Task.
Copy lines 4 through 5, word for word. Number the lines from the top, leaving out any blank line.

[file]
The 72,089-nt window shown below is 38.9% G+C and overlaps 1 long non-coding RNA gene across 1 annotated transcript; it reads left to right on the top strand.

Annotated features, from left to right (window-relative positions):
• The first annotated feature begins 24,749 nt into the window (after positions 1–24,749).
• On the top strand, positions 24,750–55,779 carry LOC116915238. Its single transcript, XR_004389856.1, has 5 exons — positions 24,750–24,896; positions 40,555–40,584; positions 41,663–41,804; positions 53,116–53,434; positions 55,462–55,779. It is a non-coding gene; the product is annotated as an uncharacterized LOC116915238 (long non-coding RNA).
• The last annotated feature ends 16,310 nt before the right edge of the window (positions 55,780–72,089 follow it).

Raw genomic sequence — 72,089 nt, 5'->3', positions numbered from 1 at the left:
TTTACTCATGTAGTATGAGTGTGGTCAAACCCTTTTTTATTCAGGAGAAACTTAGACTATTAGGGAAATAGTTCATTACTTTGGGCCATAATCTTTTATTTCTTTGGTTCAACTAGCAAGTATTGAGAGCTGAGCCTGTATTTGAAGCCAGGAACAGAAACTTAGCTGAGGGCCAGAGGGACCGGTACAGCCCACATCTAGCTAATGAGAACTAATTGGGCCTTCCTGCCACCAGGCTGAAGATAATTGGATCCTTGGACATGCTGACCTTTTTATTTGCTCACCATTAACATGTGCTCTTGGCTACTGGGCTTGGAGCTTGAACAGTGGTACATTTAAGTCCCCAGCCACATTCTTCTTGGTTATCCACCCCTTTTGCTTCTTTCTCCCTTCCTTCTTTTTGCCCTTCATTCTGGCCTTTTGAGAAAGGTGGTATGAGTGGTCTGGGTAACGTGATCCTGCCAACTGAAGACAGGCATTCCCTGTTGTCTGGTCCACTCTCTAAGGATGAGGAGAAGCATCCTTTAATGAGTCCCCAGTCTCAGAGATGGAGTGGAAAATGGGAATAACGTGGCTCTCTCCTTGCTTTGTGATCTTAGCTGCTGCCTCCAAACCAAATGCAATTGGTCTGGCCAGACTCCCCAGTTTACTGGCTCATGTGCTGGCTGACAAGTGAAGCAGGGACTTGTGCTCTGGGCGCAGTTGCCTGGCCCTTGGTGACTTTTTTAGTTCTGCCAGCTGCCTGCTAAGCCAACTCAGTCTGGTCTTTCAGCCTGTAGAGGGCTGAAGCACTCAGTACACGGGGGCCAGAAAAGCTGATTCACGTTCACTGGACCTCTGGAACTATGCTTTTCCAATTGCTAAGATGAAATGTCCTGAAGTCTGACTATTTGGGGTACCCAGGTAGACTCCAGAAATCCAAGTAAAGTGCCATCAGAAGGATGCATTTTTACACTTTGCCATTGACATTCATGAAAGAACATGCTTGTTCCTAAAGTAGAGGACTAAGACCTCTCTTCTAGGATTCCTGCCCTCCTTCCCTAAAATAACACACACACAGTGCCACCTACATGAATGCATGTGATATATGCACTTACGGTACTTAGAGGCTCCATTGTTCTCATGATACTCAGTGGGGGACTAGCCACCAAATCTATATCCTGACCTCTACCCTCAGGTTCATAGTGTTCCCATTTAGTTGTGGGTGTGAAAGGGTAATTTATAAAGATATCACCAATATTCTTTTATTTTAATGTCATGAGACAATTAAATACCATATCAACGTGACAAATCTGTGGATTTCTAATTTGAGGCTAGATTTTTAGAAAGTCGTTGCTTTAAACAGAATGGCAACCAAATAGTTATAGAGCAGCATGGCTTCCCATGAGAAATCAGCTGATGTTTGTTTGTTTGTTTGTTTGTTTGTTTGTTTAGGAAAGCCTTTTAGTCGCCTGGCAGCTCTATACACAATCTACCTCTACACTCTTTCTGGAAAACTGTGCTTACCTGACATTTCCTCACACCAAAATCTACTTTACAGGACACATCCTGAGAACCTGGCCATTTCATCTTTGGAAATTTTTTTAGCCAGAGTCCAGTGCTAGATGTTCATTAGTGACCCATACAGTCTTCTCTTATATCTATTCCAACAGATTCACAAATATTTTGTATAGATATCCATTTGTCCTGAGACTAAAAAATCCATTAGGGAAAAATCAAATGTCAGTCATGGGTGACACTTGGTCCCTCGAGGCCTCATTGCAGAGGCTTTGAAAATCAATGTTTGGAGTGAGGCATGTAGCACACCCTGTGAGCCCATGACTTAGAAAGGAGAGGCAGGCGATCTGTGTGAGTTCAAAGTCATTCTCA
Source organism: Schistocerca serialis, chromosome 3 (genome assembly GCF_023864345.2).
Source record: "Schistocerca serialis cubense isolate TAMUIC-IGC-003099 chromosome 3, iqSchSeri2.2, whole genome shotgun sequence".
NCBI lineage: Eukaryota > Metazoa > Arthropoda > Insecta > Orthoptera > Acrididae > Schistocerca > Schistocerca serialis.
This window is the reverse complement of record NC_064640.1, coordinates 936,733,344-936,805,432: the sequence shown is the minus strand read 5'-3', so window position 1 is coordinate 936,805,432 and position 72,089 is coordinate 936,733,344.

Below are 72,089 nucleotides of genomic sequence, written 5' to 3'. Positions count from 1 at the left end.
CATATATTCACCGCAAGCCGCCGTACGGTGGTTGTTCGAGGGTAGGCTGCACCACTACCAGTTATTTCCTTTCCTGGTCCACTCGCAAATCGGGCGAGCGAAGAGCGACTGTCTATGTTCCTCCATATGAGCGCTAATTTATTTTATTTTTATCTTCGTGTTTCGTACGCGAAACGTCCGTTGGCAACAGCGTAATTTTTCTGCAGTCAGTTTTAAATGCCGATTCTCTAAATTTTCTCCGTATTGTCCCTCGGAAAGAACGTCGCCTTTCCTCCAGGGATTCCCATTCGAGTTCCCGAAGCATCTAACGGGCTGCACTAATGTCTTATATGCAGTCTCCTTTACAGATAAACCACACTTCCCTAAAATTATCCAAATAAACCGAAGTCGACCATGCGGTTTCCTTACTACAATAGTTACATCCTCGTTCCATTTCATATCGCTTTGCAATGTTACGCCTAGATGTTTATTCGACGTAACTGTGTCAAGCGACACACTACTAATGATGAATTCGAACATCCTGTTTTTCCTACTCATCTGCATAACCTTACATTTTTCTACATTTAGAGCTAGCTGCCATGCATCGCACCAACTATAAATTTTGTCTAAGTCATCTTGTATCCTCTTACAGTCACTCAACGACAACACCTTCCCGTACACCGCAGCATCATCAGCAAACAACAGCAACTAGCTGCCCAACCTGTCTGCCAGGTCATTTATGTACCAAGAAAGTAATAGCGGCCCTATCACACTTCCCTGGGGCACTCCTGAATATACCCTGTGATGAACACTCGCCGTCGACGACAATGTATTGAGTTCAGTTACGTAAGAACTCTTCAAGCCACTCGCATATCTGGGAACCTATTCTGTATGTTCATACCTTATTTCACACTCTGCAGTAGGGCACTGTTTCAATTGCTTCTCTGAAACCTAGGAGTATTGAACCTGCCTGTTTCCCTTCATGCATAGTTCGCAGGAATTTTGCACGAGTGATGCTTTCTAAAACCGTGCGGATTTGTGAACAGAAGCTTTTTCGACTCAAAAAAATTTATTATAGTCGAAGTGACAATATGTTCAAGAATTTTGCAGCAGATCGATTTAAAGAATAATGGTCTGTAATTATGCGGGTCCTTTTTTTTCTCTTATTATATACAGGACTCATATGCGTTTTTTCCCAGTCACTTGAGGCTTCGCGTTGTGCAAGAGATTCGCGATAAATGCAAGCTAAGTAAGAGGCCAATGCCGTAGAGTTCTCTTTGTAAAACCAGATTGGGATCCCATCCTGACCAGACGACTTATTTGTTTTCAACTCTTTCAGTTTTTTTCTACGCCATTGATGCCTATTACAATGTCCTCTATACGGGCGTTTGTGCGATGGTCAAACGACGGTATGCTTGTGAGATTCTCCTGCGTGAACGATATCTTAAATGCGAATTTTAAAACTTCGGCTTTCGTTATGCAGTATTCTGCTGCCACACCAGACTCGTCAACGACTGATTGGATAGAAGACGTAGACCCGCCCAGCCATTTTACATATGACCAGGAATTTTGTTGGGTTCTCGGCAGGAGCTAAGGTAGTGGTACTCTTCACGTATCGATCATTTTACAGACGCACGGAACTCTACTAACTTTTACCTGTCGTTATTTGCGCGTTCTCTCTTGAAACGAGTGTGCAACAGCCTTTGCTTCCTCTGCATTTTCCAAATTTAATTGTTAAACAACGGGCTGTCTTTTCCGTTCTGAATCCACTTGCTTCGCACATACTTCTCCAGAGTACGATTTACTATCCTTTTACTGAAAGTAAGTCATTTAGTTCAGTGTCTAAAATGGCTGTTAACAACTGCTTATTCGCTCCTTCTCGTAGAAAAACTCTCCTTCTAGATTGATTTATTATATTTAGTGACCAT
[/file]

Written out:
• On the top strand, positions 24,750–55,779 carry LOC116915238. Its single transcript, XR_004389856.1, has 5 exons — positions 24,750–24,896; positions 40,555–40,584; positions 41,663–41,804; positions 53,116–53,434; positions 55,462–55,779. It is a non-coding gene; the product is annotated as an uncharacterized LOC116915238 (long non-coding RNA).
• The last annotated feature ends 16,310 nt before the right edge of the window (positions 55,780–72,089 follow it).